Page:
Another acceptance was from a good, but not excellent, state college. It offered her a full-ride scholarship that would cover room, board, and tuition, meaning she wouldn’t need to come up with any extra money. In addition, the college would allow her to participate in a work-study program. She would be able to earn her spending money and gain work experience at the same time.
However, this college wasn’t her dream school. It wasn’t even one of her top choices. She only applied for it as a fallback “safety” option and as a last resort.
I knew her heart had been set on that elite college for a long time. I was the one who took her for a campus visit and encouraged her to apply. Since she is the child of a single mother, however, I knew she could only afford college on a full scholarship.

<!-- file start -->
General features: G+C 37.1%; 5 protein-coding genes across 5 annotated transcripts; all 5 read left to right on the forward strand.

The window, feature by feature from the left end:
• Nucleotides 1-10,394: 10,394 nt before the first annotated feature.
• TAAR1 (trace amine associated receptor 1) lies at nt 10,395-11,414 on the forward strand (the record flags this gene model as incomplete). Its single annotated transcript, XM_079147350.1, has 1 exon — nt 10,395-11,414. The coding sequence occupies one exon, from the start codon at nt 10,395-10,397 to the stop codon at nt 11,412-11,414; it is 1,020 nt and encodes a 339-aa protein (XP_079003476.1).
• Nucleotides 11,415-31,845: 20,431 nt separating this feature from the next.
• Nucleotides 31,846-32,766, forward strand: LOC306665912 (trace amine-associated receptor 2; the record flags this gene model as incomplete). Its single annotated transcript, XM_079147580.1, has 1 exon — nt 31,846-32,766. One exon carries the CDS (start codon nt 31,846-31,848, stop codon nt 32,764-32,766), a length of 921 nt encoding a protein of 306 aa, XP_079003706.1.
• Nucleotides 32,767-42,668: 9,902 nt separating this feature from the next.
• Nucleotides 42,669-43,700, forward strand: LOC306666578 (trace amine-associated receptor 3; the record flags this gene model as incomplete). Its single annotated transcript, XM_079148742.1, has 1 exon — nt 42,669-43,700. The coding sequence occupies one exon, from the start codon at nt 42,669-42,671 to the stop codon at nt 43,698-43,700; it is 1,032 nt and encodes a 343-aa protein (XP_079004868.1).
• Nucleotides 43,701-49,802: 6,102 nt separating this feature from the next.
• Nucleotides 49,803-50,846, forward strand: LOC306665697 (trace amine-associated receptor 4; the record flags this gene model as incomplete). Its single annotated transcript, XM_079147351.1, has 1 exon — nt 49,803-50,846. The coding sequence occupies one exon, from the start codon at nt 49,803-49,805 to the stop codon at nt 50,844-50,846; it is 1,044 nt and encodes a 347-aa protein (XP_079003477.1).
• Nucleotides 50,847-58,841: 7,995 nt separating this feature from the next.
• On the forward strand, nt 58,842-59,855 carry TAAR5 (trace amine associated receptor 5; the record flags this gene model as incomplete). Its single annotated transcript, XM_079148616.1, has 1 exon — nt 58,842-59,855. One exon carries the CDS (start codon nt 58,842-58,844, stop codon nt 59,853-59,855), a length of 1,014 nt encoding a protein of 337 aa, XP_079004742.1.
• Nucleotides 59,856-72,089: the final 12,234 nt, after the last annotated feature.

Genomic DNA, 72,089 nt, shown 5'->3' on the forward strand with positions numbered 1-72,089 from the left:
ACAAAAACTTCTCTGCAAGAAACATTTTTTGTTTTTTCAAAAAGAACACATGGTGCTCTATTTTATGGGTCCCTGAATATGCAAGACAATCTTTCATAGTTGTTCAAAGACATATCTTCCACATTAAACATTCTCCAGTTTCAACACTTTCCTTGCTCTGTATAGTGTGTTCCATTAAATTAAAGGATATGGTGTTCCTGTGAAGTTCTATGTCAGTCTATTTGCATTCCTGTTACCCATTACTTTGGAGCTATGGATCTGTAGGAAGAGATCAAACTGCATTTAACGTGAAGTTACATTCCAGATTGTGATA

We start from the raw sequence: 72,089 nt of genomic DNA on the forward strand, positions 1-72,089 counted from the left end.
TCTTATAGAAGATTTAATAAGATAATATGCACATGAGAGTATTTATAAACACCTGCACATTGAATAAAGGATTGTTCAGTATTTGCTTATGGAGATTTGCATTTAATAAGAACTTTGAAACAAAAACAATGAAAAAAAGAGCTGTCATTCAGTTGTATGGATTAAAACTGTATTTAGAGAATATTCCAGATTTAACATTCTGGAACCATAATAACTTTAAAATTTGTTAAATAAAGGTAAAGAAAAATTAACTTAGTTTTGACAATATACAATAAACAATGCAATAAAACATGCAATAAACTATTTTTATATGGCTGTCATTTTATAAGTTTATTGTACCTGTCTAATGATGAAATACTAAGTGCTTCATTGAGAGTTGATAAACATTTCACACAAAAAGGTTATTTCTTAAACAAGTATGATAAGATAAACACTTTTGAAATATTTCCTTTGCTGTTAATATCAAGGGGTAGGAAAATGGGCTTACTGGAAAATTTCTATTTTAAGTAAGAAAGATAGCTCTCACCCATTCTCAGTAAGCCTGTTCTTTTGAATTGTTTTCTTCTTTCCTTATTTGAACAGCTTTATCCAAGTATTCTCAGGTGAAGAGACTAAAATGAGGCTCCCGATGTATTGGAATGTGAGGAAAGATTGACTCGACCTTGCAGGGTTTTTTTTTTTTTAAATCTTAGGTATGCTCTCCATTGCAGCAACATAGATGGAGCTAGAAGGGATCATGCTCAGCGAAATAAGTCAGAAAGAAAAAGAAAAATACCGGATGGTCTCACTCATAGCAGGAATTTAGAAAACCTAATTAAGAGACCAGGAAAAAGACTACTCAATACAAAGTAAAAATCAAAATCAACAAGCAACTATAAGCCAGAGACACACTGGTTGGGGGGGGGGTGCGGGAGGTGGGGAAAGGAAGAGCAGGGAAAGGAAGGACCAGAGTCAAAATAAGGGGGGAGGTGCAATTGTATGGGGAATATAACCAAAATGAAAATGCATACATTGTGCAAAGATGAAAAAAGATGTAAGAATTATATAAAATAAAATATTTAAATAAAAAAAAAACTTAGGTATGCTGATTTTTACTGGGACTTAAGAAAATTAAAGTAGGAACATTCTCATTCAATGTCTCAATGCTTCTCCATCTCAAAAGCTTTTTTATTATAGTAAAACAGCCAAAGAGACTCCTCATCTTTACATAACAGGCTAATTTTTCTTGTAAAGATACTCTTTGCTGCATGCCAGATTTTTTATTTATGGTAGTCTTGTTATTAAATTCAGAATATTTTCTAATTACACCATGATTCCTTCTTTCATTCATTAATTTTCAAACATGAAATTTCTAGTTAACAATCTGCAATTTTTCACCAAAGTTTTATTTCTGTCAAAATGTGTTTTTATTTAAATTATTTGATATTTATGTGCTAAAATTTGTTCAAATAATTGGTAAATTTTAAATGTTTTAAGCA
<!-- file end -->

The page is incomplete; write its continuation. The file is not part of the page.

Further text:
After receiving her initial admission letter from the elite college, my niece appealed for more financial aid but was told no. Some of her classmates were planning on borrowing to attend college. Since I am the financial guru in the family, my niece came to me for advice: should she borrow $50,000 each year for the next four years to attend her dream school?